Sales of plant-based meat hit $1.5 billion last year and the meat industry is taking notice, pushing lawmakers to pass legislation that could slow down sales.
According to market research firm Euromonitor International, sales of plant-based meat alternatives like Beyond Meat, Tofurky and Impossible Foods increased 22% in 2018 to $1.5 billion.
Recent scientific advances have allowed plant-based meat brands to create products that taste, look and cook almost indistinguishably from the real thing, leading many health-conscious consumers to pivot toward plant-based alternatives.
As a result, plant-based meat companies have seen staggering growth in a short period of time.
Beyond Meat, for example, just launched their flagship Beyond Burger in 2016, and the company is now worth an estimated half-billion dollars, according to CNBC.
Between meat alternatives disrupting the meat industry and lab-grown meat set to launch within the next few years, some in the meat industry seem to be caught off guard.
Asked about lab-grown meat, Mark Dopp, the head of regulatory affairs at the North American Meat Association told New York Times: “About a year and a half ago, this wasn’t on my radar whatsoever.”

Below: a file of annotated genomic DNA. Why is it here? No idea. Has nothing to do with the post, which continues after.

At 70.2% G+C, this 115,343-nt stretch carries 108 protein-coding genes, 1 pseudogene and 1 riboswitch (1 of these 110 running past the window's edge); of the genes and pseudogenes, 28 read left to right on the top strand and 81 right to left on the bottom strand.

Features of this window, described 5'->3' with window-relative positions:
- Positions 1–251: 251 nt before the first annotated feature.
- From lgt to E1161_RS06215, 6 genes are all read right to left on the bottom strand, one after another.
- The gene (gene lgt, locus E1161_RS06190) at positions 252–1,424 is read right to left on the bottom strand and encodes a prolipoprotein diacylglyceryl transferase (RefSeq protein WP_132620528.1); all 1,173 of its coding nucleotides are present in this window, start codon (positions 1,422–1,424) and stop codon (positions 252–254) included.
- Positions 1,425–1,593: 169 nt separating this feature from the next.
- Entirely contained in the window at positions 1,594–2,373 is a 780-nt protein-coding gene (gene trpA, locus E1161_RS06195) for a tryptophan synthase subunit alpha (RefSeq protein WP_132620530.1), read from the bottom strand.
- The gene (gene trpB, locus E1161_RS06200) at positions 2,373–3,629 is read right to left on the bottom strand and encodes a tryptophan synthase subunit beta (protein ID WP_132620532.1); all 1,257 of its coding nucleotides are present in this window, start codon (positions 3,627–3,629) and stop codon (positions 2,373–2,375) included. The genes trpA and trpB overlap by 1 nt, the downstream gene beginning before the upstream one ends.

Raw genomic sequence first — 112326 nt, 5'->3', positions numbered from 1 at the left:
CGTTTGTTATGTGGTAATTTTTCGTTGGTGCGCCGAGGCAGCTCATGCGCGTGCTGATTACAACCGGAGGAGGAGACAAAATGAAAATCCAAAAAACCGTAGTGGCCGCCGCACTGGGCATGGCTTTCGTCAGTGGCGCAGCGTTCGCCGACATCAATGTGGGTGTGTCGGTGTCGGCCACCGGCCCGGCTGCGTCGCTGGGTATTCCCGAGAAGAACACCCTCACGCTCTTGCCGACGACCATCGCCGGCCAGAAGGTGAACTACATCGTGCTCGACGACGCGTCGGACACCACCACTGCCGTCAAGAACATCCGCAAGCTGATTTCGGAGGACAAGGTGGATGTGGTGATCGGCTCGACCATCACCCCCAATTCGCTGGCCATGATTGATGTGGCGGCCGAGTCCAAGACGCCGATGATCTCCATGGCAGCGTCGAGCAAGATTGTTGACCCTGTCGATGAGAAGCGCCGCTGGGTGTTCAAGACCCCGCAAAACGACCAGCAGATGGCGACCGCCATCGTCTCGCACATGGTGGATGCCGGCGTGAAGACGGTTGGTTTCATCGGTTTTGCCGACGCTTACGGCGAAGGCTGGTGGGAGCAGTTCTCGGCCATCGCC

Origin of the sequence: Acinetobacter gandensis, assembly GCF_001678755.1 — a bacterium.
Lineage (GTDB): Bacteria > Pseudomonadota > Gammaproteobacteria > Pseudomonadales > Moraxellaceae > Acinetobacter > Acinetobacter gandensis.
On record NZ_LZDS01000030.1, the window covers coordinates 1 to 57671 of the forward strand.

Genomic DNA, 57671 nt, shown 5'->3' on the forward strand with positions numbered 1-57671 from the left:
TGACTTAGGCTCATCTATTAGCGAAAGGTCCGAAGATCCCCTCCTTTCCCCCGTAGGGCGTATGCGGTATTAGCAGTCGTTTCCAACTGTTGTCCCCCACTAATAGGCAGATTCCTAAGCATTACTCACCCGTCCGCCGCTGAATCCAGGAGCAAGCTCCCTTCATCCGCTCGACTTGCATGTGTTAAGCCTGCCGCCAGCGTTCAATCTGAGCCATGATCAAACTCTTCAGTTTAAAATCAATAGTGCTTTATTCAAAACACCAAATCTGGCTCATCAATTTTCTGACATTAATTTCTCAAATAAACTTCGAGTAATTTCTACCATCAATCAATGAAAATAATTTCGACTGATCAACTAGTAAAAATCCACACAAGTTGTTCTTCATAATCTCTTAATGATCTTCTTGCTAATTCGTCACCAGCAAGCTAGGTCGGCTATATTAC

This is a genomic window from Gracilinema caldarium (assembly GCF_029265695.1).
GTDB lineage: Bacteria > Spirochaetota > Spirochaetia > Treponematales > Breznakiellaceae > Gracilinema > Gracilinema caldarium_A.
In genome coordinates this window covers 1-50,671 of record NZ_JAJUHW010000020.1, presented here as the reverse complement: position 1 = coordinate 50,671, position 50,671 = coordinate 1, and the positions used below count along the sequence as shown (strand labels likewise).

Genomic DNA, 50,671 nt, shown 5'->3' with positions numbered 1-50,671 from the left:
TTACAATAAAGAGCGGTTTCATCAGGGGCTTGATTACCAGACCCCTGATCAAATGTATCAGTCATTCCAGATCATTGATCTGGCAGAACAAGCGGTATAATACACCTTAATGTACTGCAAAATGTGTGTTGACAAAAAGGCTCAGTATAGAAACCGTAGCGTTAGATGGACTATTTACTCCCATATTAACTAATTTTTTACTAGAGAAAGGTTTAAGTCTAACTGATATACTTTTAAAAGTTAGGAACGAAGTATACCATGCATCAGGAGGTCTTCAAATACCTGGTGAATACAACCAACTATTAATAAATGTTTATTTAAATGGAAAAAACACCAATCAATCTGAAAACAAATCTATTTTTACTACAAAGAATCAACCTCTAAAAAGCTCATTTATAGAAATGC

“All of a sudden, this is getting closer. This is likely to happen in the near future, and we need to have a regulatory system in place to deal with it.”
Traditional meat producers are now battling to keep plant-based meat alternatives from labeling their products “meat.”
Following a push from the meat lobby, Missouri’s “fake meat” law went into effect in January, the first of its kind banning products that don’t contain animal flesh from marketing their products “meat.”
Over the past few weeks, the meat industry has been able to convince lawmakers in more than a dozen states to introduce similar bills.
One such meat-labeling bill was written by Nebraska Democratic State Senator Carol Blood.
Sen. Blood, who has been vegetarian for many years, said: “I don’t care that it says burger — I care that it says it’s meat.”
“I have this thing that sticks in my craw when people are trying to be deceitful,” she added.
However, critics of this type of legislation say they are not fooling anyone into buying plant-based meat, and these types of laws only hurt consumers.
“Nobody’s intention is to have false or misleading labeling on anything,” said Todd Boyman, CEO of plant-based meat brand Hungry Planet.
“We’ve never ever had a consumer reach out to us and say, ‘We thought this was a ground-up cow or a chicken or a pig.’”
The meat industry wants to have laws enforced before plant-based meat becomes mainstream to avoid losing control over labeling like the dairy industry.
Recently, urged by the dairy industry, US lawmakers sent a letter to FDA Commissioner Scott Gottlieb requesting plant-based beverage brands be banned from labeling their products “milk.”